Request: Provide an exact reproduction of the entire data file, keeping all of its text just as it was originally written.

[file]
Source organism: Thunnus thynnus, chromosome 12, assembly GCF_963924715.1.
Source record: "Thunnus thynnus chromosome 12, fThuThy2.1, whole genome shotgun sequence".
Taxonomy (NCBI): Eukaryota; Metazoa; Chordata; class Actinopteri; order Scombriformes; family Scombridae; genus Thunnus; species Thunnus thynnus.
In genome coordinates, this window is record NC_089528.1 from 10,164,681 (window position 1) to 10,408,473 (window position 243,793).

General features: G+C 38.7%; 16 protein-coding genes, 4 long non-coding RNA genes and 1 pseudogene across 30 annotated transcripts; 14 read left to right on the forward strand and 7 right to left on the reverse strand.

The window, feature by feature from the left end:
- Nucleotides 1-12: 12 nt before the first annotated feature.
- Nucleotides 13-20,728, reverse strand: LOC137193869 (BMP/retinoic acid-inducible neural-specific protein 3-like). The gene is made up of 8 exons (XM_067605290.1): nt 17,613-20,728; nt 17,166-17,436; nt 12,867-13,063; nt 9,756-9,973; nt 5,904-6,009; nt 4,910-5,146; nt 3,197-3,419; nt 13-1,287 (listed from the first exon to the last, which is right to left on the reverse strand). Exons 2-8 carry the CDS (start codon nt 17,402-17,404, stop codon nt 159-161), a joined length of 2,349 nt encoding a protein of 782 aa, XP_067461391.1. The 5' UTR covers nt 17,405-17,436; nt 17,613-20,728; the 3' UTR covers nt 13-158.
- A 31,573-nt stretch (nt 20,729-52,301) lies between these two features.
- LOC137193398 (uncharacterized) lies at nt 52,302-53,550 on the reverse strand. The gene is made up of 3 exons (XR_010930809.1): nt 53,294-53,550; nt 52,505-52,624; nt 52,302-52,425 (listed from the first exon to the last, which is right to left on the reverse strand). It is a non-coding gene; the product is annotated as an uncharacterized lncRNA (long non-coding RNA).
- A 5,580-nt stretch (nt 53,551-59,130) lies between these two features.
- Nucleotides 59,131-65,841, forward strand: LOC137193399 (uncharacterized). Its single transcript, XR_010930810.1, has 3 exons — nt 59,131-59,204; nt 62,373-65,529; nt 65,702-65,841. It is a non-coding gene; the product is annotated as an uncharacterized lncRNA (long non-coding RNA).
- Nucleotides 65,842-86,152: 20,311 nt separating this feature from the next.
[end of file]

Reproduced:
Source organism: Thunnus thynnus, chromosome 12, assembly GCF_963924715.1.
Source record: "Thunnus thynnus chromosome 12, fThuThy2.1, whole genome shotgun sequence".
Taxonomy (NCBI): Eukaryota; Metazoa; Chordata; class Actinopteri; order Scombriformes; family Scombridae; genus Thunnus; species Thunnus thynnus.
In genome coordinates, this window is record NC_089528.1 from 10,164,681 (window position 1) to 10,408,473 (window position 243,793).

General features: G+C 38.7%; 16 protein-coding genes, 4 long non-coding RNA genes and 1 pseudogene across 30 annotated transcripts; 14 read left to right on the forward strand and 7 right to left on the reverse strand.

The window, feature by feature from the left end:
- Nucleotides 1-12: 12 nt before the first annotated feature.
- Nucleotides 13-20,728, reverse strand: LOC137193869 (BMP/retinoic acid-inducible neural-specific protein 3-like). The gene is made up of 8 exons (XM_067605290.1): nt 17,613-20,728; nt 17,166-17,436; nt 12,867-13,063; nt 9,756-9,973; nt 5,904-6,009; nt 4,910-5,146; nt 3,197-3,419; nt 13-1,287 (listed from the first exon to the last, which is right to left on the reverse strand). Exons 2-8 carry the CDS (start codon nt 17,402-17,404, stop codon nt 159-161), a joined length of 2,349 nt encoding a protein of 782 aa, XP_067461391.1. The 5' UTR covers nt 17,405-17,436; nt 17,613-20,728; the 3' UTR covers nt 13-158.
- A 31,573-nt stretch (nt 20,729-52,301) lies between these two features.
- LOC137193398 (uncharacterized) lies at nt 52,302-53,550 on the reverse strand. The gene is made up of 3 exons (XR_010930809.1): nt 53,294-53,550; nt 52,505-52,624; nt 52,302-52,425 (listed from the first exon to the last, which is right to left on the reverse strand). It is a non-coding gene; the product is annotated as an uncharacterized lncRNA (long non-coding RNA).
- A 5,580-nt stretch (nt 53,551-59,130) lies between these two features.
- Nucleotides 59,131-65,841, forward strand: LOC137193399 (uncharacterized). Its single transcript, XR_010930810.1, has 3 exons — nt 59,131-59,204; nt 62,373-65,529; nt 65,702-65,841. It is a non-coding gene; the product is annotated as an uncharacterized lncRNA (long non-coding RNA).
- Nucleotides 65,842-86,152: 20,311 nt separating this feature from the next.